A generous Australian man has handed out $100 in cash to dozens of jobless workers waiting outside a Centrelink office in Melbourne.
Good Samaritan Peter Darmos, who was earlier identified under pseudonym John, gave each person queuing up outside the office in Box Hill a $100 note – or what he called ‘lettuce leaves’ – after the sight left him ‘feeling sick to his stomach’.
‘These are all innocent people with no means to put some bread on the table for their family,’ he told 3AW on Friday.
‘Their Centrelink payments aren’t until next week. They need to put food in the table tonight.’
Mr Darmos, 62, from Balwyn North, drove to his bank where he queued up for an hour before withdrawing the maximum amount of $10,000.
He then distributed notes to each person inside and outside the office until there were no more to hand out.
‘The gratitude, the tears in peoples’ eyes, it was unbelievable,’ he said.
‘I had to do that because these people need instant relief. They can’t wait for tomorrow or the day after.’
He told the Herald Sun: ‘I couldn’t stand to see my kids fed and others starve. This is a tragedy of profound proportion.’
Mr Darmos, a businessman who emigrated from Greece as a child, urged other wealthy Australians to donate to workers in industries that have been crippled by the coronavirus pandemic.
‘We can all hit the Centrelink offices across the country in 30 seconds today and hand out a lettuce leaf to each person in need so they can put some food on the table for their families,’ he said.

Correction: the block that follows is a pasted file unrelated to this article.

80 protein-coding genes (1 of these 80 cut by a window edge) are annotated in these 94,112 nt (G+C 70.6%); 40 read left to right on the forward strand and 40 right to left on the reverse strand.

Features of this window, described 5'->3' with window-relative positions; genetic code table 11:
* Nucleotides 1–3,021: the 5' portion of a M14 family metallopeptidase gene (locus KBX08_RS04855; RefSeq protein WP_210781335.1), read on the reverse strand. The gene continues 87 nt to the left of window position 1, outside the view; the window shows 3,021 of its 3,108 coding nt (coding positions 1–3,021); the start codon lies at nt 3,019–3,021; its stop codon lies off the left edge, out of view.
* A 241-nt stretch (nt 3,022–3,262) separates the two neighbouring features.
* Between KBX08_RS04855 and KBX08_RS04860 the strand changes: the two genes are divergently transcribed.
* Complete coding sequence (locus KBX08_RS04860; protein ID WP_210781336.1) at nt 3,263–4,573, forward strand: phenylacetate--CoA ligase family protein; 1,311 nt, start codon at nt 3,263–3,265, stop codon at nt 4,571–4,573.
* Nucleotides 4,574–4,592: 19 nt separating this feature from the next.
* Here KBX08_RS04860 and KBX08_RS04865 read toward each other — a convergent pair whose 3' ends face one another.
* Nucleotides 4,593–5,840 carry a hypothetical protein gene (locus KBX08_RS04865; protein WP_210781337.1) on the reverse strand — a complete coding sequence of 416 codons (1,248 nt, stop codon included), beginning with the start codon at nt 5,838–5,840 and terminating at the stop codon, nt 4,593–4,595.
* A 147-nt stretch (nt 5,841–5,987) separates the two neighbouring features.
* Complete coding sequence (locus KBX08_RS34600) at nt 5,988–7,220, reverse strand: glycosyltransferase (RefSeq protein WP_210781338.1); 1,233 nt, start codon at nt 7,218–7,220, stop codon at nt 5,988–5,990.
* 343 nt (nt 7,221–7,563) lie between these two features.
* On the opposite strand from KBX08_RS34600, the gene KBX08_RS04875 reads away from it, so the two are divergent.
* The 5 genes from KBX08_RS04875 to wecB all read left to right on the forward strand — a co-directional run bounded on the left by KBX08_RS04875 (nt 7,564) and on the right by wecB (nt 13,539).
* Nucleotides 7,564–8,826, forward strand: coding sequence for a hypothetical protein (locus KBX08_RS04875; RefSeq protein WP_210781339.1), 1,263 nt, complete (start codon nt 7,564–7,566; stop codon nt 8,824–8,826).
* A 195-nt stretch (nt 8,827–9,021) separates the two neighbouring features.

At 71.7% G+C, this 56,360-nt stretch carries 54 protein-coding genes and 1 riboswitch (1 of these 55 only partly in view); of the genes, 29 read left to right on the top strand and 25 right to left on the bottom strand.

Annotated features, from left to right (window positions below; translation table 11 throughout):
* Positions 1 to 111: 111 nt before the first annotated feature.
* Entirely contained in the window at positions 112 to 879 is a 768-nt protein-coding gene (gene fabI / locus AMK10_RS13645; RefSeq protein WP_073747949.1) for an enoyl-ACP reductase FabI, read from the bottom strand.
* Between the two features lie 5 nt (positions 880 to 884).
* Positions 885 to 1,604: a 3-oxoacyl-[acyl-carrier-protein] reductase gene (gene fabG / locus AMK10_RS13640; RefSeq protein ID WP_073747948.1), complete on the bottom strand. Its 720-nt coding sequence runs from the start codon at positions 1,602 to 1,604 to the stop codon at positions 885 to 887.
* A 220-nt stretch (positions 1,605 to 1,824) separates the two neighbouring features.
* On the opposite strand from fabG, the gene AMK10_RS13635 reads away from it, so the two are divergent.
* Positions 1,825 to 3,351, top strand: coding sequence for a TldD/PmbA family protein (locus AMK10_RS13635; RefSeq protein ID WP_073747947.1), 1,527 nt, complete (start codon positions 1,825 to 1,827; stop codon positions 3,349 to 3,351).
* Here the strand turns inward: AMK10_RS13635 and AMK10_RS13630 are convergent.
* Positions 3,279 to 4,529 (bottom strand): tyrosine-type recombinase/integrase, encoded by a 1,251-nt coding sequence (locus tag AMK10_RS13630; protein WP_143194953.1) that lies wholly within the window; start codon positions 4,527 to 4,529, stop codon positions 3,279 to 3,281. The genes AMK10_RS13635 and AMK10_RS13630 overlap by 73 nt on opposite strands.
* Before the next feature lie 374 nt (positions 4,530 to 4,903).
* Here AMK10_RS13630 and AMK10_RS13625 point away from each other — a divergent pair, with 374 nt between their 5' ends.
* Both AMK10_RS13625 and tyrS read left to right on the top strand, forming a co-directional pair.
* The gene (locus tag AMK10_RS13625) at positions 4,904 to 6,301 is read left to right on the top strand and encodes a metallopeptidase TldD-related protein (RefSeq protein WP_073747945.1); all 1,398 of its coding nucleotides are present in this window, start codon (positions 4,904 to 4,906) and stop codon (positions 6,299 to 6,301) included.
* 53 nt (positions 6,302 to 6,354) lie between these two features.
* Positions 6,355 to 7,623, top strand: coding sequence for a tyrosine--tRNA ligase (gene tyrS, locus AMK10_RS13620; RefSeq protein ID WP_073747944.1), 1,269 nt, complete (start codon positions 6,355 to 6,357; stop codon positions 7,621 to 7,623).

‘This country has been good to me, and my heart goes out to these people who are really suffering. ‘
Hundreds of thousands of Australians are expected to lose their jobs amid the coronavirus pandemic that has forced businesses across the country to shut down.
Earlier this week, thousands of newly-unemployed workers flocked to their local Centrelink offices to claim unemployment welfare.
Economists predict 814,000 Australians will be added to dole queues before the end of June.
Centrelink is rapidly recruiting an extra 5,000 staff to deal with the influx of demand.
Victorian Premier Daniel Andrews said while the Centrelink queues are heartbreaking, the alternative is worse.
‘What we don’t want is queues for people who need a machine to help them breathe. We cannot have people queuing for intensive care beds. That will mean they will die,’ he said in Melbourne on Wednesday.
‘We’ve got to buy time … if you can stay home, you must stay home. No dinner party, no shopping trip is worth a life.’